Indeed, interest in RA has continued to gain traction, with principles that promote soil health, bio-diversity, and protect the environment. Iyama, however, posited that Nigerian farmers were interested in a regenerative approach that is profitable and brings the best returns. Following this, FACAN has become a strategic partner to organic producers’ organisations that use natural soil additives to replace the use of synthetic and chemical fertilizer inputs. It has teamed up with groups that support transformative measures to reduce hunger and malnutrition through agriculture. Several organisations are also said to have come into the picture as RA drives healthy living agriculture.
For instance, Dantata Foods and Allied Products Company Limited (Nigeria) recently signed a partnership deal with UK–based innovative and agric-technology firm Regen FARM Limited and the Foreign and Commonwealth Development Office of the British Government, under its agricultural sector intervention (LINKS Project) on Regenerative Agriculture in Nigeria.
The tripartite partnership was aimed at increasing quality food production, enhancing export opportunities for Nigeria’s agricultural commodities and improving the soil fertility, nutrients content and organic matter.
Under the arrangement, over 200,000 farmers are to be engaged on a long-term basis across a number of Nigerian states, which include Kano, Cross River, Jigawa, Kaduna, Bauchi, Katsina, Kebbi, Benue, Niger and Plateau.
With a financing commitment from the Central Bank of Nigeria (CBN) under the Prime Anchor Borrowers Programme, the consortium of private sector and government bodies are rolling out an innovative approach to support smallholder farmers on the new techniques of RA practices. Besides, the founder of LEAP Africa, Ndidi Okonkwo Nwuneli, and other experts are on the campaign for high-yielding, resilient, and adaptive practices (HYRAP) that constitute an African approach to climate-smart agriculture.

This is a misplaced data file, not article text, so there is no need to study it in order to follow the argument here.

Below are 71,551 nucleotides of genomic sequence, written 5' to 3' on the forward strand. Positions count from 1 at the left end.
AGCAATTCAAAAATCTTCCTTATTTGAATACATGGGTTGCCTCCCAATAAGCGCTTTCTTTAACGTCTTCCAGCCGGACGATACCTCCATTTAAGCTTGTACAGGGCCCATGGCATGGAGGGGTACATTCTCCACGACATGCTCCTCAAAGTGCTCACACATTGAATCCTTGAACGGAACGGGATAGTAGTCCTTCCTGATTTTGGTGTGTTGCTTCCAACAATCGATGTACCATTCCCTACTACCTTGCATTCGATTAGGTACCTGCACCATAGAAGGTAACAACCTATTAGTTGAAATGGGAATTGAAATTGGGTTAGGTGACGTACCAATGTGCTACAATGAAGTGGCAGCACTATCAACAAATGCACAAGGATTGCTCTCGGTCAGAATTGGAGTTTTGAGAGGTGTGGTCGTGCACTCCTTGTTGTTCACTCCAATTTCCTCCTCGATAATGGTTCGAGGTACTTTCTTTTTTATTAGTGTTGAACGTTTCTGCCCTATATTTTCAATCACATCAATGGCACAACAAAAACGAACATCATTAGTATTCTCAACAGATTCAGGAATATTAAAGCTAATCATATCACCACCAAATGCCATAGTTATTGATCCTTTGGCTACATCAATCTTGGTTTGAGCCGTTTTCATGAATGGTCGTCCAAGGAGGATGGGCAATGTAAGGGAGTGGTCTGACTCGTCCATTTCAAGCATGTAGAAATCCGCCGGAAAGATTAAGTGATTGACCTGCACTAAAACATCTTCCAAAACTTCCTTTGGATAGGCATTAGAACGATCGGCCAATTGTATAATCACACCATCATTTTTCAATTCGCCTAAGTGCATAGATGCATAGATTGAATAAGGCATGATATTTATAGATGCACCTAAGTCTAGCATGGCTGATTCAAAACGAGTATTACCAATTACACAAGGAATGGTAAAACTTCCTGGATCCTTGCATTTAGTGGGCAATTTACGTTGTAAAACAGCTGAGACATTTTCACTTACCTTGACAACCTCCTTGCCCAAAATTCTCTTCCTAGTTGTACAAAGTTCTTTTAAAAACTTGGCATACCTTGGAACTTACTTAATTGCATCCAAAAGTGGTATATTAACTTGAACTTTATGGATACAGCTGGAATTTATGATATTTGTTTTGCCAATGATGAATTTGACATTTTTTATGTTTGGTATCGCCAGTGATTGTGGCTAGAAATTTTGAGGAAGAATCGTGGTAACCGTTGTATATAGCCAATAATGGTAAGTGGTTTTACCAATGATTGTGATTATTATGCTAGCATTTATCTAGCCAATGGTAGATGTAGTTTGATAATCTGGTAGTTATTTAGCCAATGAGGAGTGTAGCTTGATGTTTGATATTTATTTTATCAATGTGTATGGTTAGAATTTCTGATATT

For them, the solution lies in HYRAP because the approach must contribute to feeding people and improving livelihoods in food systems. Their position is that the adoption of HYRAP has the potential to improve the livelihoods and resilience of farmers, processors, and consumers. The other campaigners include former Botswana Minister of Investment, Trade, and Industry, Bogolo Kenewendo, and Africa Director & Special Advisor for UN Climate Change High-Level Champions, Zoë Karl-Waithaka.
Also, Green World Ventures (GWV) has established a regenerative food industry in Nigeria, based on cultivation and processing of moringa oleifera, a fast-growing drought-tolerant and high-protein tree-crop. GWV is cultivating and exporting high-protein moringa leaf-powder as a bulk ingredient. Ancillary products such as moringa seed oil and animal fodder will be added to an integrated supply chain whose operations aim to help restore millions of hectares in Africa to ecologically balanced productivity and increasing CO2-absorbing soil organic matter.
Other aims include enhancing local food security and rural income; training more people up the value chain; supporting community-based bio-diverse perennial agriculture; creating climate change resilience and at scale, plus mitigation through carbon sequestration in soil organic matter. According to a report from the International Union for Conservation of Nature (IUCN), harnessing RA to repair Africa’s degraded lands could be worth $70 billion to farmers.